\u201cDisaster capitalism. \nInvestors like "Water Asset Mangement" (an actual company) are betting on a water crisis.\u201d— Leslie (@Leslie) 1675176003
As the long-brewing crisis surrounding the Colorado River grows more acute, the federal government has taken steps to compel state-level policymakers to improve how they manage water resources in the increasingly arid region.
For instance, "Congress recently allocated $4 billion in drought funding that can be used to pay farmers to fallow their land and not use their water," CBS News reported. "Some Western states, including Colorado, are also considering paying some farmers to keep their lands fallow." Agriculture accounts for 70% of withdrawals from the Colorado River.
Last August, after the Colorado River Basin states failed to meet a federal deadline to approve a plan for achieving a 15% to 30% reduction in water use, the U.S. Department of Interior (DOI) announced—based on projected water levels for 2023—that Arizona, Nevada, and Mexico would be forced to draw less from the river this year.
On Tuesday, for the second time in six months, the seven states that depend on the Colorado River failed to reach a water conservation pact by the DOI's deadline, increasing the likelihood the agency will impose cuts later this year. Six states—Arizona, Colorado, Nevada, New Mexico, Utah, and Wyoming—agreed to slash water use. But California, the largest water consumer of the bunch, refused, setting the stage for what CNNdescribed as a "high-stakes legal battle."
In August, Food & Water Watch research director Amanda Starbuck implored policymakers to "eliminate rampant corporate water abuse before it's too late," decrying the "massive water use of Big Ag and Big Oil."
"By switching to renewable energy sources like solar and wind, California could save 98% of the water currently needed for its fossil fuel production," said Starbuck. "And by transitioning away from industrial megadairies, thirsty crops like almonds and pistachios, and engaging in regenerative farming, California will gain enormous water savings that could serve small farmers and domestic households."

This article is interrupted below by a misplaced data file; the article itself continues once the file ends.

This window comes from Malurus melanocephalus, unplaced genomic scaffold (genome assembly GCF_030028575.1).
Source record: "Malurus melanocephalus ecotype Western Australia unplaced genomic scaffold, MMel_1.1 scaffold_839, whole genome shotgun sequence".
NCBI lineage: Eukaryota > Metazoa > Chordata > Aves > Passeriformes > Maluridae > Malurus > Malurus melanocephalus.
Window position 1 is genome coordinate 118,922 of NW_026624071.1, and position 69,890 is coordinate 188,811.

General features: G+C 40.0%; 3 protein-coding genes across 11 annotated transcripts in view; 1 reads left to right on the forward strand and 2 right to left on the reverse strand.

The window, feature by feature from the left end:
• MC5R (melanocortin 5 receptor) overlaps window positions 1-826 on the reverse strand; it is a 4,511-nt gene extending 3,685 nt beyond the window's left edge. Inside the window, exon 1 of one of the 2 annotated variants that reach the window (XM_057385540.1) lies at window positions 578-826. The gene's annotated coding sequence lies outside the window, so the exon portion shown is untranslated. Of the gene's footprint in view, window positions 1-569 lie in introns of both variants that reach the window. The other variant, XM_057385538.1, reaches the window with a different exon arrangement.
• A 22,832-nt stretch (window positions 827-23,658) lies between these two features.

Regarding WAM and other hedge funds looking to profit from looming water shortages, Rep. Ro Khanna (D-Calif.) and Sen. Elizabeth Warren (D-Mass.) unveiled legislation last March that would prevent Wall Street from speculating on life-sustaining water resources.
The Future of Water Act, as the congressional Democrats' bicameral legislation is titled, would amend the Commodity Exchange Act to affirm that water is a human right to be managed for public benefit—not a commodity to be bought and sold by investment firms. The bill would also prohibit the trading of water rights on futures markets—a recently invented financial ploy widely condemned as "dystopian."
Wenonah Hauter, executive director of Food & Water Watch, said at the time of the bill's introduction that "with the climate crisis delivering historically devastating droughts across the West, it is clearer than ever that water should be treated as a scarce, essential resource, not a commodity for Wall Street and financial speculators."
"This groundbreaking legislation would put a lid on dangerous water futures trading before it creates a crisis," said Hauter, "and it reinforces the fact that water must be managed as a public resource, not a corporate profit center."
Mueller, for his part, said Tuesday that "water in Colorado, water in the West, is your future."
"Without water," he added, "you have no future."